Iraqi refugees tell us how forced confessions are obtained: by torturing children while their parents are made to watch. International human rights groups have catalogued other methods used in the torture chambers of Iraq: electric shock, burning with hot irons, dripping acid on the skin, mutilation with electric drills, cutting out tongues, and rape.

If this is not evil, then evil has no meaning.

And tonight I have a message for the brave and oppressed people of Iraq: Your enemy is not surrounding your country, your enemy is ruling your country.

And the day he and his regime are removed from power will be the day of your liberation.

WMD became the key issue only because UK Prime Minister Tony Blair insisted on getting approval from the United Nations, which in a sane world shouldn’t have been difficult, given Saddam’s continual flouting of its resolutions, but in the real one, in which it is a club for the coddling of dictators, in fact was. WMD was the only reason that the General Assembly might have found persuasive. And so Colin Powell was compelled to give his speech, based on the best intelligence on the subject available at the time, and it turned out to be in vain, with a failure to get a resolution.

What should Jeb have said? Here’s what I would say:

”There were always numerous reasons to remove Saddam Hussein, even without the WMD justification, as even Bill Clinton stated during his own presidency. Doing so was not a mistake. The mistake was having an inadequate plan to deal with the power vacuum in the aftermath. My brother has acknowledged that, and he partially rectified it with the surge in 2007 that put down Al Qaeda in Iraq. But in his rush to “end,” rather than win the war, Barack Obama abandoned that fledgling nation, squandering all the gains from the sacrifice of our troops, and creating a new vacuum that has been murderously and cruelly filled by ISIS. I think it’s incumbent on those who today claim that removing Saddam was a mistake should describe what they think today’s Middle East would look like if we hadn’t.”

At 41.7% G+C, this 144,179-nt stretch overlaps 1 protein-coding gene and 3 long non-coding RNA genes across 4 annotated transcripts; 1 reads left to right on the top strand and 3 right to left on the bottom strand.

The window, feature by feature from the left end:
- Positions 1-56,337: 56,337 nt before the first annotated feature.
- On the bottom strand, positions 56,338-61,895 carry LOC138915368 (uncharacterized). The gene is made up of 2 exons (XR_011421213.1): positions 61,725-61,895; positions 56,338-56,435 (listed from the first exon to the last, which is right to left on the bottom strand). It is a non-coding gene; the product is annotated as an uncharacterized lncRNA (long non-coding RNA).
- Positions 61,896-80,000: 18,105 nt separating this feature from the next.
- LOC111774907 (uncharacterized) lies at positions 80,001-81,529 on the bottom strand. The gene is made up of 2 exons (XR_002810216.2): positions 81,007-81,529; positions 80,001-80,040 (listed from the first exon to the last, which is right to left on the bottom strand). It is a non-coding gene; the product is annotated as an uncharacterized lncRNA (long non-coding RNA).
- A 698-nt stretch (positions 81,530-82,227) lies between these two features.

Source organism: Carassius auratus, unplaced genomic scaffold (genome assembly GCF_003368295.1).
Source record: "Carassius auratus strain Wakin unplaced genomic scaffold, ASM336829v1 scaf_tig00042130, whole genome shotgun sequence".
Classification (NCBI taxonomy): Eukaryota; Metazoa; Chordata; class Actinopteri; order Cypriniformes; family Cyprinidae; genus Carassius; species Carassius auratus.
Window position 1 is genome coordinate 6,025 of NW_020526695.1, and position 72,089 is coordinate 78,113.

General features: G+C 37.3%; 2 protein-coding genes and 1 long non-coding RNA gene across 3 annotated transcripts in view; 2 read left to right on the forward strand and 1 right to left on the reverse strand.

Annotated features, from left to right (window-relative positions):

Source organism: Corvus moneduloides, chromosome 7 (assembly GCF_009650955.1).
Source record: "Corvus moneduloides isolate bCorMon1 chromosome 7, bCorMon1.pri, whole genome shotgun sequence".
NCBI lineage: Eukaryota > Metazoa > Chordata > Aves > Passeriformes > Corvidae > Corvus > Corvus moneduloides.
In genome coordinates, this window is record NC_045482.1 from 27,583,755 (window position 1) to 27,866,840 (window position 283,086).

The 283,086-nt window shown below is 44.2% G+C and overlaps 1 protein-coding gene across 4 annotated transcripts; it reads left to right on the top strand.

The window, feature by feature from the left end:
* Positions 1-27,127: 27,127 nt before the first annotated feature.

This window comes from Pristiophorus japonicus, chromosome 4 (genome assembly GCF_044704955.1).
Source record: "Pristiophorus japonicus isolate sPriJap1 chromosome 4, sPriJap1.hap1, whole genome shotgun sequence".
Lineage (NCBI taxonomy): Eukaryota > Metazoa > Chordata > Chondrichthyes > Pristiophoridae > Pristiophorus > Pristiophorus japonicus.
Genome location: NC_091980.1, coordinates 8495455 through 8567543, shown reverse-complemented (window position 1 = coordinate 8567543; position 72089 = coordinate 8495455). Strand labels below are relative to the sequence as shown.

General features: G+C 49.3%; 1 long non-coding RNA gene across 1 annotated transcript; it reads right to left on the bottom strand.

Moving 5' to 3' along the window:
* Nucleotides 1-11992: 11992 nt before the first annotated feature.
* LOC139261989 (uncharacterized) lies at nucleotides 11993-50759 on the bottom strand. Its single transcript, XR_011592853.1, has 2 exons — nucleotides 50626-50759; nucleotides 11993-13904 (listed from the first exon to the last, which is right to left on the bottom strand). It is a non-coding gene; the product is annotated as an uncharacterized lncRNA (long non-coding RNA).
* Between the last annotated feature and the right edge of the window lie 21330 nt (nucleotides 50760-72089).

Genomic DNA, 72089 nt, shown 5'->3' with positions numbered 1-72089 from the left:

If he wants to take back the narrative from the Left, now would be a good time to start.

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  1. MarciN Member
    MarciN
    @MarciN

    I supported the war and still do.

    Thank you for posting this. I am too angry with Jeb Bush today to think straight.

    I have never seen a more stupid wrong harmful action taken by anyone in my entire my life.

    He has already harmed his country and he has not even been nominated. Talk about the shot heard ’round the world.  How excited the editors are today at the New York Times. Vindication at last. Jeb just did what they couldn’t do in the eight years GW was in office. Another chapter for Howard Zinn. Another Vietnam. It WAS Vietnam. We told you so.

    I had a sliver of hope that maybe Jeb was as smart as his brother.

    And he can never take those words back. He has just consigned the Iraq War to the “mistakes we’ve made.”

    Unbelievable.

    GW needs to come out today and say, “I love my brother, but he doesn’t know what he’s talking about.”

    If GW does not respond to Jeb, then GW is letting down all of the people who followed him for eight years down to every enlisted soldier.

    It isn’t about GW. It is about all of them. The people who followed him.

    I always thought GW was a servant leader.

    He needs to fix this out of respect to the people who followed him.

    • #1
  2. user_129539 Member
    user_129539
    @BrianClendinen

    The sad part is how uninformed he his. The simple answer is I would of still invaded but not occupied the nation or ran the occupation vastly differently.